Verses 2-4: "God saw the light, that it was good"
There is a general pattern that the verses in this chapter follow. First God says "let" followed by some creative act and then later we see the phrase "and God saw that it was good." In this pattern, the "it" in the phrase "it was good" doesn't clearly refer to any specific item. Instead, it refers more generally to the results of the creation at that stage. This is clear in verses 10, 12, 18, 21, and 25.
It is often noted that God's last creation, the creation of man, is different from God's other creations in that this creation is not followed with the statement "and God saw that it was good." Interestingly, God's first creation also doesn't quite fit the pattern. In this first case only is the reader told specifically what is good. "God saw the light, that it was good." Further, in this case only, the "it was good" is moved up so that it immediately follows the "let there be" statement. If it were to fall in its normal spot, the statement would fall at the end of verse 5.
It may be that the reason for these differences is similar to the reason for treating the last creative act differently. Man, collectively, is both good and bad. It is not right to say man is good. In the same way light and darkness are not both good. Light is good, darkness is not.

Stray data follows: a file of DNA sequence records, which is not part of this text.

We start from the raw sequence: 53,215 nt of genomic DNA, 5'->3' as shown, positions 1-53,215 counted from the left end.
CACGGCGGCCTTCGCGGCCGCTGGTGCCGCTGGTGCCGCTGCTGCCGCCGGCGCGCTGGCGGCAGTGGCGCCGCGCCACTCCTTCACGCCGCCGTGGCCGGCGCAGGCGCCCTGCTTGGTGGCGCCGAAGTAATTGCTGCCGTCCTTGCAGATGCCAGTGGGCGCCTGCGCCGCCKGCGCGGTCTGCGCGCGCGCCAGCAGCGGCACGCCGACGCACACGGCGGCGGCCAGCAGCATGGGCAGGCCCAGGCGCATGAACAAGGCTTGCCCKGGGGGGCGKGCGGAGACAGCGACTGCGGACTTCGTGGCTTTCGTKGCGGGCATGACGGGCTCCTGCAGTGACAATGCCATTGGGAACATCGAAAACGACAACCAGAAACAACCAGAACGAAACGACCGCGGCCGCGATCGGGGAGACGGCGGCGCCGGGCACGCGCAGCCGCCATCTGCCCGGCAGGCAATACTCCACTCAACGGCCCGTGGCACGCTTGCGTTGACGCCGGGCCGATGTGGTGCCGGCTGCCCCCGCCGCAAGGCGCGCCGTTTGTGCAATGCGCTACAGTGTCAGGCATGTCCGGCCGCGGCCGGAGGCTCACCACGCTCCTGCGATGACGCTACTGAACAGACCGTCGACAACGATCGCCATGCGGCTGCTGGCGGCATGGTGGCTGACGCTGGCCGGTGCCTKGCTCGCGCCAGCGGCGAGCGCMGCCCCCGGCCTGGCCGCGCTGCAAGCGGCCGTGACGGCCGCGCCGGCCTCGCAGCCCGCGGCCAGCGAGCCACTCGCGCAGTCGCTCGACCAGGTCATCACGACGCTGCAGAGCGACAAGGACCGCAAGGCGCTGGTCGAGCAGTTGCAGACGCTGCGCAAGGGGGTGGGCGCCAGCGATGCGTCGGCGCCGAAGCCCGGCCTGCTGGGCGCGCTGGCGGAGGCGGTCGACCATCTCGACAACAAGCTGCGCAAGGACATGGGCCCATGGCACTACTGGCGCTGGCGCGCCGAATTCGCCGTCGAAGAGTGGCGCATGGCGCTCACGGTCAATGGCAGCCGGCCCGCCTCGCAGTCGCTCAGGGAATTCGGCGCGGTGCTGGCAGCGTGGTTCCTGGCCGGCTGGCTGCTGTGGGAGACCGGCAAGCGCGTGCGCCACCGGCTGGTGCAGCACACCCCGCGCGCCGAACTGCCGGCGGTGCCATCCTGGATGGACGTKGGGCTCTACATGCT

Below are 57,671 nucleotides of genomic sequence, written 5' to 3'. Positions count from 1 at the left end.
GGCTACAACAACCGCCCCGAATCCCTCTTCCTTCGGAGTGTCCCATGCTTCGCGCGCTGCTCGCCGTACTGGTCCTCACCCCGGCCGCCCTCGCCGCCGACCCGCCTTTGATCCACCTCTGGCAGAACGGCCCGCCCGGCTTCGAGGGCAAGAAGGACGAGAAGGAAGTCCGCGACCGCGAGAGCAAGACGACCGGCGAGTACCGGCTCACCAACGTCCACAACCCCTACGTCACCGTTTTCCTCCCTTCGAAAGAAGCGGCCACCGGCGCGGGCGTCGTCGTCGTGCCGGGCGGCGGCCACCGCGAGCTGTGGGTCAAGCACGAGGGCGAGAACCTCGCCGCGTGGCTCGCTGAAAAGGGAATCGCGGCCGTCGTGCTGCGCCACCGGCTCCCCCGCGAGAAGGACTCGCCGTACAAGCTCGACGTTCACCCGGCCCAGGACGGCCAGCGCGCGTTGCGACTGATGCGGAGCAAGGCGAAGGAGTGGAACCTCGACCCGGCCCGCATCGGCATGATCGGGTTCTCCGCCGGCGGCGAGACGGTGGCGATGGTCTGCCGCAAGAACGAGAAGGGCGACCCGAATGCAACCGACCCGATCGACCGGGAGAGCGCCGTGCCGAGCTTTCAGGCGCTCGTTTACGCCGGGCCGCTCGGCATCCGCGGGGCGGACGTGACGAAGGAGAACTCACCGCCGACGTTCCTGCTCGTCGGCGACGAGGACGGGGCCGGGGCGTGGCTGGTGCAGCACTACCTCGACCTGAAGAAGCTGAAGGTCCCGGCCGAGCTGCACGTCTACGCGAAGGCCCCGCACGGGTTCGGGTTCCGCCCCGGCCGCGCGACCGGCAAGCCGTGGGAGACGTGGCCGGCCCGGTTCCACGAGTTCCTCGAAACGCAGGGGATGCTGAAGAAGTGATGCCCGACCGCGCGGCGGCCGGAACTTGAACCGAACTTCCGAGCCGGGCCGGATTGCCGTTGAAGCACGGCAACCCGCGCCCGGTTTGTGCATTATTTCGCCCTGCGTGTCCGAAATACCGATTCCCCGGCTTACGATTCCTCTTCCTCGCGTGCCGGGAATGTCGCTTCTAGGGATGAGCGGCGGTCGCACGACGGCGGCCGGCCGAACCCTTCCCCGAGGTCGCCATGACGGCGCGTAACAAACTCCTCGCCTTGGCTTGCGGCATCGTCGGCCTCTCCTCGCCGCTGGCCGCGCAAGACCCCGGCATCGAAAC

Verse 1: In the beginning
- Joseph Smith. Joseph Smith's comments on the first word of the Bible are here.
- Ex nihilo creation. Blake Ostler has written about ex nihilo creation from a Mormon perspective in a response to Copan and Craig in The New Mormon Challenge. Ostler's essay, "The Doctrine of Creation Ex Nihilo was Created out of Nothing: A Response to Copan and Craig, Part 1: The Scriptural Argument, argues that ex nihilo creation is not consistent with scripture or science.
- The construct form. Rav Micahel Hattin describes in his essay "In the Beginning" discusses a grammatical problem with the traditional translation of verse 1. A more correct translation might be "In the beginning of the Lord's creating of heaven and earth". Theological implications are also considered.
- With wisdom. The Targum Yerushalmi translates "In the beginning" as "With wisdom". Implications of this reading can be found here.
- Analysis of other scriptures. See the thread Targum: Genesis 1:1 at et-ha'adam's blog for alternate texts and scriptures talking about the beginning of creation.
- Bet before aleph. See RobertC's creation subpage for a discussion of Jewish lore on why the second letter of the Hebrew alphabet, bet, is the first letter of Genesis, as opposed to the first letter, aleph.
 Heaven and Earth
- See Seely, Paul H., The Geographical Meaning of Earth and Seas in Genesis 1:10, Westminster Theological Journal 59: 231-55.
 Verse 5
- first day Rodney Whitefield, Ph.D., "The Hebrew Word “Yom” Used with a Number in Genesis 1" an essay on how the Hebrew word for "day" is used and its ability to refer to an unspecific time period.
 Verses 1-31